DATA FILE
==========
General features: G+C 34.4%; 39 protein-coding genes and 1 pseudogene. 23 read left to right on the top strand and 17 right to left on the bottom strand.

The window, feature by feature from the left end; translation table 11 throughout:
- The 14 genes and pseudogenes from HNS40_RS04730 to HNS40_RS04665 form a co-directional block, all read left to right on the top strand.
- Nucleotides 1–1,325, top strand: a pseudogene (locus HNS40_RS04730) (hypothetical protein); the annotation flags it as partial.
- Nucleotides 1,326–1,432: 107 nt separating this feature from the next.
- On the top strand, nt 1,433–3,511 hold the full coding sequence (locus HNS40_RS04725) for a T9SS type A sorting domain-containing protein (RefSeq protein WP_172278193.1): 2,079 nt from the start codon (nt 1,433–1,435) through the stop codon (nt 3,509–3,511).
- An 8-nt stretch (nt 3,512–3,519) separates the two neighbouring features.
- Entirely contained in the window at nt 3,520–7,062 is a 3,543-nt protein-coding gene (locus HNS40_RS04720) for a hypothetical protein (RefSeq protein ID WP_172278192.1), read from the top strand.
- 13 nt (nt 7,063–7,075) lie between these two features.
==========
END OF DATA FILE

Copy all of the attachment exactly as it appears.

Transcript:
General features: G+C 34.4%; 39 protein-coding genes and 1 pseudogene. 23 read left to right on the top strand and 17 right to left on the bottom strand.

The window, feature by feature from the left end; translation table 11 throughout:
- The 14 genes and pseudogenes from HNS40_RS04730 to HNS40_RS04665 form a co-directional block, all read left to right on the top strand.
- Nucleotides 1–1,325, top strand: a pseudogene (locus HNS40_RS04730) (hypothetical protein); the annotation flags it as partial.
- Nucleotides 1,326–1,432: 107 nt separating this feature from the next.
- On the top strand, nt 1,433–3,511 hold the full coding sequence (locus HNS40_RS04725) for a T9SS type A sorting domain-containing protein (RefSeq protein WP_172278193.1): 2,079 nt from the start codon (nt 1,433–1,435) through the stop codon (nt 3,509–3,511).
- An 8-nt stretch (nt 3,512–3,519) separates the two neighbouring features.
- Entirely contained in the window at nt 3,520–7,062 is a 3,543-nt protein-coding gene (locus HNS40_RS04720) for a hypothetical protein (RefSeq protein ID WP_172278192.1), read from the top strand.
- 13 nt (nt 7,063–7,075) lie between these two features.